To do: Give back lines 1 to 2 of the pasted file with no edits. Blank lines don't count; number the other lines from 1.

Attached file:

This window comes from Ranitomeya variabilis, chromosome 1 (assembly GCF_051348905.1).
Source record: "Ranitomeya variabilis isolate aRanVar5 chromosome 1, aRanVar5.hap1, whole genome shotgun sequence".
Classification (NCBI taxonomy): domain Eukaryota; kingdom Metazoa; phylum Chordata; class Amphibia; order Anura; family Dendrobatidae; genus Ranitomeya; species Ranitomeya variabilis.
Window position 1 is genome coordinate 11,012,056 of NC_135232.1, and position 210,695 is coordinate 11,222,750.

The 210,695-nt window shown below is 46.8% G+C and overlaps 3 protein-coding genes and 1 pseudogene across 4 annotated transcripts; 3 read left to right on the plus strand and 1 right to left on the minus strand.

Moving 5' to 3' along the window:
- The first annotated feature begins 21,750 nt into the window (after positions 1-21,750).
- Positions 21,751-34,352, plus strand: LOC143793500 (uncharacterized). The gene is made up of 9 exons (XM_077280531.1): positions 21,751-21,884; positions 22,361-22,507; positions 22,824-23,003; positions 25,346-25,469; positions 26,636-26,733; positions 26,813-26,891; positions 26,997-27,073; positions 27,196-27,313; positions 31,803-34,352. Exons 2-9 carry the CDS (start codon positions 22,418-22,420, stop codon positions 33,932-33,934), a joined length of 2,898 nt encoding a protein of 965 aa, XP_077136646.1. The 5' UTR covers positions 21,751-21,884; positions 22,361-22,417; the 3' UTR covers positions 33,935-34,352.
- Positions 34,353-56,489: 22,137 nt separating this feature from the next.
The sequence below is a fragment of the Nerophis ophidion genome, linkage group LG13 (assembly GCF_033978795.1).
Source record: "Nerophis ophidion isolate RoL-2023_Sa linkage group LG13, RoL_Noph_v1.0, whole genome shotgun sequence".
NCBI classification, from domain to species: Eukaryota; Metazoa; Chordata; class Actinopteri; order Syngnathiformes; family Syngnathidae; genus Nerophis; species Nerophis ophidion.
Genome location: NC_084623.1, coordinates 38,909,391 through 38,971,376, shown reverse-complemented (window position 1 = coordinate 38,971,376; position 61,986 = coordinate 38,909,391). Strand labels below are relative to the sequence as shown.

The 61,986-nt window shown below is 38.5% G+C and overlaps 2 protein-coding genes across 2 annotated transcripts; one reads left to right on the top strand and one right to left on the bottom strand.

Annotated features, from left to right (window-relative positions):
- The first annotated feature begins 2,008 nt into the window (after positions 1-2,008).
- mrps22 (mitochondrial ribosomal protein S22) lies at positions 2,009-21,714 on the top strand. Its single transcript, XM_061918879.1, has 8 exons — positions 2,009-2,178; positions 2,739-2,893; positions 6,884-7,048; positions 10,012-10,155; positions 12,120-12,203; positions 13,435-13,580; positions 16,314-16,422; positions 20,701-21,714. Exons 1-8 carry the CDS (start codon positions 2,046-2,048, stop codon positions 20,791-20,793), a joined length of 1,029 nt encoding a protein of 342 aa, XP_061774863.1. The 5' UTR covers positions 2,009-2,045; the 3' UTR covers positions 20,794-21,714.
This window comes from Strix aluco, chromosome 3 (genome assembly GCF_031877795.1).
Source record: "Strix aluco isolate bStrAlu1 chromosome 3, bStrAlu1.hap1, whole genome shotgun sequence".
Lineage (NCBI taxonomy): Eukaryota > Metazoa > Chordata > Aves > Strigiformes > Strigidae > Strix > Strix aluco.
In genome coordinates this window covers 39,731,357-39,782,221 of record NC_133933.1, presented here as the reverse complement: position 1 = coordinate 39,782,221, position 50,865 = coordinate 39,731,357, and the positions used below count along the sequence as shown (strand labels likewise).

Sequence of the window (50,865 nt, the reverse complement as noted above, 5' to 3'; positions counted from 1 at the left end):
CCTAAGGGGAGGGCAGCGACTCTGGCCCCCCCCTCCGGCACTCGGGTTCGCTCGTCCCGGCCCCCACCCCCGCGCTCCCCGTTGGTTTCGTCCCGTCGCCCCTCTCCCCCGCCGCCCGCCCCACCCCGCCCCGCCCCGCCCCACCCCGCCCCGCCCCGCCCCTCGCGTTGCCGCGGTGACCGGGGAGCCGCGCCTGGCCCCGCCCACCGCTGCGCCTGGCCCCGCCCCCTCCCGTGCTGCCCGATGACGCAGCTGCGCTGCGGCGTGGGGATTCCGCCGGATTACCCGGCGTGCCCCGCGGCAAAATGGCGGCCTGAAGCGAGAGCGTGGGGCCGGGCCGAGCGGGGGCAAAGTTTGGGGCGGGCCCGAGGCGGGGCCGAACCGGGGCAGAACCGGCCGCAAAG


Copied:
This window comes from Ranitomeya variabilis, chromosome 1 (assembly GCF_051348905.1).
Source record: "Ranitomeya variabilis isolate aRanVar5 chromosome 1, aRanVar5.hap1, whole genome shotgun sequence".